The Lost Future of Pepperharrow

THE LOST FUTURE OF PEPPERHARROW
Natasha Pulley
Bloomsbury

REVIEWED BY FEBY IDRUS

Natasha Pulley’s follow-up to her debut novel The Watchmaker of Filigree Street takes us further into her steampunk fantasy world. We follow Thaniel Steepleton, this time to 1880s Japan, as he struggles to unravel an increasingly complicated knot of mysteries, all centring around his lover, Keita Mori. Keita is special - he can remember what’s happened, before it happens.

Keita’s ability, and his way of subtly setting in motion events that will bring about the future he wants, triggers the wonderfully complex and intricate clockwork plot of Pulley’s second novel. As Thaniel struggles with his feelings for the mysterious and aloof Keita, the also struggles to understand just what Keita’s trying to do. What is his connection to the warmongering Japanese Prime Minister? Why are the servants at Keita’s ancestral home seeing ghosts? And who is behind his eventual disappearance?

Among all the twists and turns of the plot, Pulley never forgets to bring the humanity of the characters to the fore. Thaniel, our narrator, is supremely human - driven by love, care and concern for others, but also insecure about his lower-class standing, especially in the rarefied air of Japanese nobility. He remains worried about his relationship with Keita, who always seems just out of reach. Keita himself is a fascinating character, never giving too much away, so that we, like Thaniel, are always left wondering just what Keita has in store and, as the novel goes on, wondering whether he is as trustworthy as we thought.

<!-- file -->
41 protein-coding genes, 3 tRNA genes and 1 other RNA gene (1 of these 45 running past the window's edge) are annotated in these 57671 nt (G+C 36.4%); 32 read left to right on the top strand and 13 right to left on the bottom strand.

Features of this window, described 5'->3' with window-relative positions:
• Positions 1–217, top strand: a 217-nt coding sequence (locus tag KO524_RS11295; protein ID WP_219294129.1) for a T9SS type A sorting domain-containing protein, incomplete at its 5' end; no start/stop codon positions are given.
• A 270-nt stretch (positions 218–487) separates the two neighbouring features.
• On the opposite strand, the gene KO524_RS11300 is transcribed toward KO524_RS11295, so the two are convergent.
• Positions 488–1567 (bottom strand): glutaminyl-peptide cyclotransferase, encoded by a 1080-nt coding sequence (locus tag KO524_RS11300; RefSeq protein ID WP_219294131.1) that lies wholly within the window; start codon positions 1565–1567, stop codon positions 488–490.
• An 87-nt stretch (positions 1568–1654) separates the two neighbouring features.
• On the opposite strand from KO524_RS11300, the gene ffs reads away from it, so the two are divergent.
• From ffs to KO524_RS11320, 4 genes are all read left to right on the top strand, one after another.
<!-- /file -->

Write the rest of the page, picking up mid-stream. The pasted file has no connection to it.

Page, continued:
Equally seductive is the setting. Pulley expertly brings to life the world of Japan in the 1870s-80s, bringing us from the elite palace of the Emperor to the streets of Tokyo and the frigid northern reaches of Hokkaido. Pulley cleverly and effectively uses the different linguistic tics of different English classes to bring across the social hierarchy and class structure of Japan at the time, as well as enlivening the language considerably.

The prose is punchy and compulsively readable, making this near 500-page book a relatively quick read. But not only that - the clever unfolding of the plot and the sympathetic characters make The Lost Future of Pepperharrow compulsively re-readable too.

A highly recommended and absorbing read.

Feby Idrus is a writer, musician, and arts administrator
 

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